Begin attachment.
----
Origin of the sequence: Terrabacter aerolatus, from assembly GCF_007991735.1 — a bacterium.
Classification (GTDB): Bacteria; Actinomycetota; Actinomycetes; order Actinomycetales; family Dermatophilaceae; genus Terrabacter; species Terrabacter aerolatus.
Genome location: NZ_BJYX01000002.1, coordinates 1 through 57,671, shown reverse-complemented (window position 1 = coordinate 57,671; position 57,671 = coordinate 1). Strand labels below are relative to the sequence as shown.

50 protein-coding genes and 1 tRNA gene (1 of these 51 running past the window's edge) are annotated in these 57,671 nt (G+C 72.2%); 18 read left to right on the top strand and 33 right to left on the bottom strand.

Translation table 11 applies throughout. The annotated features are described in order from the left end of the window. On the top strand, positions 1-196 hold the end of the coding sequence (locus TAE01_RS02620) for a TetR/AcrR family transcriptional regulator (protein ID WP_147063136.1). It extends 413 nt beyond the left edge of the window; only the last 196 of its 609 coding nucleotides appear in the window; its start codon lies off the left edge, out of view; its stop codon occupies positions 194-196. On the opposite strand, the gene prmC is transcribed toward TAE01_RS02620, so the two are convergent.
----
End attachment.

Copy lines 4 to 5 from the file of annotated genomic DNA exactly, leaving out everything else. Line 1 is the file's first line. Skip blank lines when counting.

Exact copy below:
50 protein-coding genes and 1 tRNA gene (1 of these 51 running past the window's edge) are annotated in these 57,671 nt (G+C 72.2%); 18 read left to right on the top strand and 33 right to left on the bottom strand.

Translation table 11 applies throughout. The annotated features are described in order from the left end of the window. On the top strand, positions 1-196 hold the end of the coding sequence (locus TAE01_RS02620) for a TetR/AcrR family transcriptional regulator (protein ID WP_147063136.1). It extends 413 nt beyond the left edge of the window; only the last 196 of its 609 coding nucleotides appear in the window; its start codon lies off the left edge, out of view; its stop codon occupies positions 194-196. On the opposite strand, the gene prmC is transcribed toward TAE01_RS02620, so the two are convergent.